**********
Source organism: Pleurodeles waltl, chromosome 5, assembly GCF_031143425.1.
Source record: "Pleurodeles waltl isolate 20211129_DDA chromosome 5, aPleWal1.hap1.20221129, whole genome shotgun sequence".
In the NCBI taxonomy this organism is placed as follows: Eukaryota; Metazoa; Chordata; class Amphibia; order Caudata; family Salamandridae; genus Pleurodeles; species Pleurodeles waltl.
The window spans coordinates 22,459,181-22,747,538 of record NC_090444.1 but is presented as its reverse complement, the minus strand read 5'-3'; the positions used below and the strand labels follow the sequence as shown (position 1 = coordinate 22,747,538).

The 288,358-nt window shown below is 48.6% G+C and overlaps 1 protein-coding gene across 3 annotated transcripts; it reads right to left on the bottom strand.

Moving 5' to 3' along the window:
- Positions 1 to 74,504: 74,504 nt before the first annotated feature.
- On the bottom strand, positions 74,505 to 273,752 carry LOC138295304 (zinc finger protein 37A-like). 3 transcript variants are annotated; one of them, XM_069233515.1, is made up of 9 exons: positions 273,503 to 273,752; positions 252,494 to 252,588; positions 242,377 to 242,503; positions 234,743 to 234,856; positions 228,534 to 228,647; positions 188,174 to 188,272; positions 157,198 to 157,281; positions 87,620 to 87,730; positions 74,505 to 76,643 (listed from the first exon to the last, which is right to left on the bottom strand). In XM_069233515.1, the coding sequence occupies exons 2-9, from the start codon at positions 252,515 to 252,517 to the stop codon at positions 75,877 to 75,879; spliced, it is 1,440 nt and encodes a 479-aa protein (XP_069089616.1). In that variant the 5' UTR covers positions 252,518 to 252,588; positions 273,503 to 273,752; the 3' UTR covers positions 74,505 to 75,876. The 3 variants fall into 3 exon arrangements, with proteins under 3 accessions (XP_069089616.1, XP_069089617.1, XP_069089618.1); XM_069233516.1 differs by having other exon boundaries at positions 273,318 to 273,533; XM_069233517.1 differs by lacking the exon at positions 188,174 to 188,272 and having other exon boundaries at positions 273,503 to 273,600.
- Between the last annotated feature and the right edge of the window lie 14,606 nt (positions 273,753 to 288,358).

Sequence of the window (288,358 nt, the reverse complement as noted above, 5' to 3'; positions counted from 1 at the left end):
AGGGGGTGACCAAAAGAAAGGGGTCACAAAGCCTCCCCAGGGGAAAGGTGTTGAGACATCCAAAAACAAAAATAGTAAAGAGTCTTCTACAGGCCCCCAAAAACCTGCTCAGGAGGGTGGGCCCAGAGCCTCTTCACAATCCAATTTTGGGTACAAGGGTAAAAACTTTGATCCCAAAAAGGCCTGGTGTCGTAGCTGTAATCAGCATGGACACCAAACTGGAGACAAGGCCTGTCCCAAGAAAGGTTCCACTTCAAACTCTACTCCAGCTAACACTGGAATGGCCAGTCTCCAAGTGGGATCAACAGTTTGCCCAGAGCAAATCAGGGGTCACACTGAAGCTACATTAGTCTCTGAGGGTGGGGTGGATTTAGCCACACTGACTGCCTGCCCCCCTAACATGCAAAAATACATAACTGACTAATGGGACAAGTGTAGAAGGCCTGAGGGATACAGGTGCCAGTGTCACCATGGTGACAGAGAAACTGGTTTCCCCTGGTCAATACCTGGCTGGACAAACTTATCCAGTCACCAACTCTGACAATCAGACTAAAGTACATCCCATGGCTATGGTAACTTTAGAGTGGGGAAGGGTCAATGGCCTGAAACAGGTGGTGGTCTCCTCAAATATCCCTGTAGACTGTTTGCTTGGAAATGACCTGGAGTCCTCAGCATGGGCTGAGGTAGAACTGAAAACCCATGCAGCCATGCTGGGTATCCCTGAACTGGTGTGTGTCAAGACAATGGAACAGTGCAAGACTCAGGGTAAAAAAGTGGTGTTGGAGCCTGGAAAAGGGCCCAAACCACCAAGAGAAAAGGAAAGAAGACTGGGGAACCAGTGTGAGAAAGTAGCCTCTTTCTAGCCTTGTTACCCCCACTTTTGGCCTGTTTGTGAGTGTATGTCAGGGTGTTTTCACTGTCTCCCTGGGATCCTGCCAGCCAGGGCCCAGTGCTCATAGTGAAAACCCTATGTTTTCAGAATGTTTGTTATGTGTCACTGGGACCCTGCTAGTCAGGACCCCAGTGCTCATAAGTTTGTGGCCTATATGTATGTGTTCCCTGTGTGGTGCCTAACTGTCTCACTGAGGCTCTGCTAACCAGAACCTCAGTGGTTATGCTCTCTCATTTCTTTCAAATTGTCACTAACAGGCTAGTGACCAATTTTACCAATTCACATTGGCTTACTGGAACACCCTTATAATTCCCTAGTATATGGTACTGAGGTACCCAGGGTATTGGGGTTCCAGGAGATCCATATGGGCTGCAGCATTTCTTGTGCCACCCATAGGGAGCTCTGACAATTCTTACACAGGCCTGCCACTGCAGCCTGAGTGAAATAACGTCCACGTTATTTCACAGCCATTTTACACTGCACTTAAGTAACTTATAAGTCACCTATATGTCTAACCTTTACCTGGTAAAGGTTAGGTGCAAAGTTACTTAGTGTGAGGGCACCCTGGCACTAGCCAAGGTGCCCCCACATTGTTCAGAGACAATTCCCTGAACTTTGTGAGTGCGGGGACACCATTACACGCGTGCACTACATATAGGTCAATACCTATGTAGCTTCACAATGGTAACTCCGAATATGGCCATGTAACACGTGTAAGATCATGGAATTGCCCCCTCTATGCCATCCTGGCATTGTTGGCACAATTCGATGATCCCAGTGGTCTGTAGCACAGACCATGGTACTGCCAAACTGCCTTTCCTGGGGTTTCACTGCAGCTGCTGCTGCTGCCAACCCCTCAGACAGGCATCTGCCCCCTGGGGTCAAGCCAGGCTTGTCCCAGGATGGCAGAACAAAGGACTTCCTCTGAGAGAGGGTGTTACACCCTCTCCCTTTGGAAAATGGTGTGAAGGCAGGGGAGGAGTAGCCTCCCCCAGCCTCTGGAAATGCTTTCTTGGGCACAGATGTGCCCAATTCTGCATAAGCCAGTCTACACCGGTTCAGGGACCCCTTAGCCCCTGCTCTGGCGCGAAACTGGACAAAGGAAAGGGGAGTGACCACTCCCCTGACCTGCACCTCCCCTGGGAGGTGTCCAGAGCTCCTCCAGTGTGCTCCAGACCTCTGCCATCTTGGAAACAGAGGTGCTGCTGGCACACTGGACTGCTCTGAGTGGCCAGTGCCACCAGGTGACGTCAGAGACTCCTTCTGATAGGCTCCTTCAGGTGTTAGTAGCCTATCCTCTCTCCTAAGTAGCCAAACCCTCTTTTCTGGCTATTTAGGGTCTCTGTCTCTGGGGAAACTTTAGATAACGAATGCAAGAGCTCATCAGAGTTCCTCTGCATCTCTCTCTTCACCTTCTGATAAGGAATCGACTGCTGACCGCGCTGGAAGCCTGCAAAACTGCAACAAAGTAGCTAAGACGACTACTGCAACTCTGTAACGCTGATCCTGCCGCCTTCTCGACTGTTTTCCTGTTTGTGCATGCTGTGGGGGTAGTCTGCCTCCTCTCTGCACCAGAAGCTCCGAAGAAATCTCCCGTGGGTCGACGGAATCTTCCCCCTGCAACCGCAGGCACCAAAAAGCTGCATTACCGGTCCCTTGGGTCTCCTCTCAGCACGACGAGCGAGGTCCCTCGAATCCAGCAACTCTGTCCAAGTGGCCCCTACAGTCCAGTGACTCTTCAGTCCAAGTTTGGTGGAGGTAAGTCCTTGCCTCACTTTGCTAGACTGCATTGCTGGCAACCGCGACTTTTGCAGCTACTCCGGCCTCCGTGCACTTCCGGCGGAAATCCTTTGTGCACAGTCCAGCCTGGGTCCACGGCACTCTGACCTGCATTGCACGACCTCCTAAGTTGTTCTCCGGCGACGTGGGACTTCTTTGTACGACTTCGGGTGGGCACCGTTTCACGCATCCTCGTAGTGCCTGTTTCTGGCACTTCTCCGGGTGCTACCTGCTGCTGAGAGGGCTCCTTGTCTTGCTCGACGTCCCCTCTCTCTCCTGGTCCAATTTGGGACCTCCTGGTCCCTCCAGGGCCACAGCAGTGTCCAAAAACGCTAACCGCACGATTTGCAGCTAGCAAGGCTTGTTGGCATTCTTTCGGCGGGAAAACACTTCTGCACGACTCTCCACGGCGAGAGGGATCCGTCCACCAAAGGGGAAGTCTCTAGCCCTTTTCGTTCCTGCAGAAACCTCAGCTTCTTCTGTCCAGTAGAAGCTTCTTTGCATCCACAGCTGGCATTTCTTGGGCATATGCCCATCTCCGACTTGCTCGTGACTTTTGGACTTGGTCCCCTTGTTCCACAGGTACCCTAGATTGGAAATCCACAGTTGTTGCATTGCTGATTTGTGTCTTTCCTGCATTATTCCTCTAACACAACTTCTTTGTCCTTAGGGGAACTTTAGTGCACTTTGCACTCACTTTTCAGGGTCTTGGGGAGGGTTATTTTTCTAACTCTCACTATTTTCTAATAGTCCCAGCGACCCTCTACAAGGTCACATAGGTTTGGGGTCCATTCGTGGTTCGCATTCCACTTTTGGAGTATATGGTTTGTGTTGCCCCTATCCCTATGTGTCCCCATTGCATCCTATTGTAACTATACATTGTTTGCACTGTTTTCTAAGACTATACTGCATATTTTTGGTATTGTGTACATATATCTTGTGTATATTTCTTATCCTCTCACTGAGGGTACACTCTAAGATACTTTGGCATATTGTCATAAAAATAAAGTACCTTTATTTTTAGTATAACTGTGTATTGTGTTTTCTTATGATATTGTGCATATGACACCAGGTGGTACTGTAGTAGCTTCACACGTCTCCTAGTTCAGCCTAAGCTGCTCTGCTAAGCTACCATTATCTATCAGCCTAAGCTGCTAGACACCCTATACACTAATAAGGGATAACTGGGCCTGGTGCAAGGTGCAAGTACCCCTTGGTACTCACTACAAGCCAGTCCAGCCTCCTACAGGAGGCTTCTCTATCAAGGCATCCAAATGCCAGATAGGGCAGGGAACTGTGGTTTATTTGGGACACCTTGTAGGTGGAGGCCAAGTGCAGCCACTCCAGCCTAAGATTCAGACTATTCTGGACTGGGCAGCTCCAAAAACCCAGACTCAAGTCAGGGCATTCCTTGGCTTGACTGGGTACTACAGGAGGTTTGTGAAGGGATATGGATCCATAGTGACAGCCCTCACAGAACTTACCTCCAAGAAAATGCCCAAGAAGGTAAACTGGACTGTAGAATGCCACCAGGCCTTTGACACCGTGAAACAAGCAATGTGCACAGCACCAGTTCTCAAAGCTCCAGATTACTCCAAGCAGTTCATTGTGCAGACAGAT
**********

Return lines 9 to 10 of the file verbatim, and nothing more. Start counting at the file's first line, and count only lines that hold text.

- Between the last annotated feature and the right edge of the window lie 14,606 nt (positions 273,753 to 288,358).

Sequence of the window (288,358 nt, the reverse complement as noted above, 5' to 3'; positions counted from 1 at the left end):